It's official: Millennials love Amazon more than any other brand, despite ongoing controversies concerning the online retail giant's growing size and influence and labor practices.
That's according to a new study from digital agency Moosylvania, which for the seventh year in a row conducted a national survey asking consumers between the ages of 19 and 39 to identify their three favorite brands. Apple held the top spot on Moosylvania's top 100 list for six years and is being overshadowed by Amazon for the first time, the company recently announced.
Apple landed in the second spot this year, with Nike placing in third, Walmart taking the fourth spot, and Target ranking in fifth. The survey was based on responses from 1,000 millennials. Other tech giants, Samsung and Google, placed in sixth and seventh respectively. Millennials are defined by the Pew Research Center as referring to the generation born between 1981 and 1996
Amazon claimed the number one spot in Moosylvania's survey despite ongoing controversies surrounding its business practices and the treatment of its workers.
The online retail giant, along with other tech giants like Facebook and Google, has been under scrutiny over whether their size and influence in their respective industries is stifling innovation. In July, the Department of Justice said it would launch a broad probe into whether top online platforms are harming competition.
More recently, the company came under fire after a Wall Street Journal investigation revealed that thousands of products sold through Amazon's digital storefront had been "declared unsafe by federal agencies."
During Prime Day in July, hundreds of people called for a boycott of Amazon on social media to show solidarity with factory workers planning to strike in pursuit of improved working conditions.
Amazon also fell out of the Reputation Institute's annual compilation of the 10 most reputable retailers, the organization announced last month. That's a noticeable dip from last year when it landed in second place.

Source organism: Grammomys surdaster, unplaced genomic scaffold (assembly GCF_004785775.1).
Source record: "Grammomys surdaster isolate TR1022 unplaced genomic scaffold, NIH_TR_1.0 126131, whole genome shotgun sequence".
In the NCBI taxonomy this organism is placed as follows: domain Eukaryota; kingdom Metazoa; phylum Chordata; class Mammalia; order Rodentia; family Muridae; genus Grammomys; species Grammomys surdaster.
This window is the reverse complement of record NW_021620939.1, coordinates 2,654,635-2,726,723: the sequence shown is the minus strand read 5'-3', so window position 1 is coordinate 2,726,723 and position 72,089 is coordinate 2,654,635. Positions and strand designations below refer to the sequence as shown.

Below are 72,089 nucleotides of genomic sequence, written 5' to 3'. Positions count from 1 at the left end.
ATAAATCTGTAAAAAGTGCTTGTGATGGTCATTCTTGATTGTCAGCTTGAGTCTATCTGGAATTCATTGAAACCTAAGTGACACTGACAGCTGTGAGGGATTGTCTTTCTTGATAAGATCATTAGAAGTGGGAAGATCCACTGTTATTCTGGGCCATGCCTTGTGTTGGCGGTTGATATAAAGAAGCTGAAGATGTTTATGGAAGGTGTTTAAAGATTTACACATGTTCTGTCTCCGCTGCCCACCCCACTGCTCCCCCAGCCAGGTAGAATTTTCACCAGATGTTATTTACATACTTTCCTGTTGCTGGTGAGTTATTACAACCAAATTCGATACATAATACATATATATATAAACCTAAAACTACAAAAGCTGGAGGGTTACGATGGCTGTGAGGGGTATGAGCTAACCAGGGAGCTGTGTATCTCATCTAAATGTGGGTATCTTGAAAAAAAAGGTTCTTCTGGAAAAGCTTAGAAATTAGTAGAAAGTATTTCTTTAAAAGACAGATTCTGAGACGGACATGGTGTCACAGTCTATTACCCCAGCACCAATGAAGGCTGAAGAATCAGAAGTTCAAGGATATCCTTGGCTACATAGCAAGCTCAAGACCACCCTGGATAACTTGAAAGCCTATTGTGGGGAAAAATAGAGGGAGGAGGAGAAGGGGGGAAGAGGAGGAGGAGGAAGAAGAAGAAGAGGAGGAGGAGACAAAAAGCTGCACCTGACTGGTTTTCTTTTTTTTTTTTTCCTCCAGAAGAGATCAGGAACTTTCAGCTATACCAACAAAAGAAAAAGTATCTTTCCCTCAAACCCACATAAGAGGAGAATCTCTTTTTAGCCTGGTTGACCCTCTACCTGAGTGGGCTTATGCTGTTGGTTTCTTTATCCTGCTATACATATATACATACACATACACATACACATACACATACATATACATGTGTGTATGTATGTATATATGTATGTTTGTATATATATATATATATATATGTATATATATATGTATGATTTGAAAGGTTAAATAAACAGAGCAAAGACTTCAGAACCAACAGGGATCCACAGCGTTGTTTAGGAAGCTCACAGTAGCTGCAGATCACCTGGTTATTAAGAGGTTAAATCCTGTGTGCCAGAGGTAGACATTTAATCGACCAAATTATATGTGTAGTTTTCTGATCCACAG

Still, based on the Pew Research Center's insights, it's not surprising to learn that two of the world's largest technology were among millennials' most beloved brands.
"Technology, in particular the rapid evolution of how people communicate and interact, is another generation-shaping consideration," Michael Dimock, president of the Pew Research Center, wrote in a report outlining the definition of the millennial generation and its successor, generation Z. "Baby boomers grew up as television expanded dramatically, changing their lifestyles and connection to the world in fundamental ways. Generation X grew up as the computer resolution was taking hold, and Millennials came of age during the internet explosion."
More millennials also purchase fast-moving consumer goods online than other generations according to Nielsen, which could contribute to the reasons why Amazon resonates so strongly with this generation. Sixty-one percent of millennials said they purchase such products online, compared to 55% for generation X, 445 for baby boomers, and 39% for the greatest generation.